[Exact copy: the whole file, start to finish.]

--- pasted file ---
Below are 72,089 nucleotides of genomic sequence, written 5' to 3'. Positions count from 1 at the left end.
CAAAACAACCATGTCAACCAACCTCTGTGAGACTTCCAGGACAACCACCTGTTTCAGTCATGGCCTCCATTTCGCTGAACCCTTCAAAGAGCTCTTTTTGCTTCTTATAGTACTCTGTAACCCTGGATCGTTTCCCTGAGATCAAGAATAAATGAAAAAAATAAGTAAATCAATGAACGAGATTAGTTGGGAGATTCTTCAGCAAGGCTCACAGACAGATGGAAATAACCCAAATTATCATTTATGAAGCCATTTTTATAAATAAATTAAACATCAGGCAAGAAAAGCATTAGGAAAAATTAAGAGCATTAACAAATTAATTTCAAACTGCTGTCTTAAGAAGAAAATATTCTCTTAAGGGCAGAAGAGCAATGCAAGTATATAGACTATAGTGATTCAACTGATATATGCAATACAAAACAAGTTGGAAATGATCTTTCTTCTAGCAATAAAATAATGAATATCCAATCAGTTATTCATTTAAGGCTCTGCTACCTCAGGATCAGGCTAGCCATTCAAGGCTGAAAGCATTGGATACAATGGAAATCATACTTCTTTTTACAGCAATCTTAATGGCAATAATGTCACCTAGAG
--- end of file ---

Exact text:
Below are 72,089 nucleotides of genomic sequence, written 5' to 3'. Positions count from 1 at the left end.
CAAAACAACCATGTCAACCAACCTCTGTGAGACTTCCAGGACAACCACCTGTTTCAGTCATGGCCTCCATTTCGCTGAACCCTTCAAAGAGCTCTTTTTGCTTCTTATAGTACTCTGTAACCCTGGATCGTTTCCCTGAGATCAAGAATAAATGAAAAAAATAAGTAAATCAATGAACGAGATTAGTTGGGAGATTCTTCAGCAAGGCTCACAGACAGATGGAAATAACCCAAATTATCATTTATGAAGCCATTTTTATAAATAAATTAAACATCAGGCAAGAAAAGCATTAGGAAAAATTAAGAGCATTAACAAATTAATTTCAAACTGCTGTCTTAAGAAGAAAATATTCTCTTAAGGGCAGAAGAGCAATGCAAGTATATAGACTATAGTGATTCAACTGATATATGCAATACAAAACAAGTTGGAAATGATCTTTCTTCTAGCAATAAAATAATGAATATCCAATCAGTTATTCATTTAAGGCTCTGCTACCTCAGGATCAGGCTAGCCATTCAAGGCTGAAAGCATTGGATACAATGGAAATCATACTTCTTTTTACAGCAATCTTAATGGCAATAATGTCACCTAGAG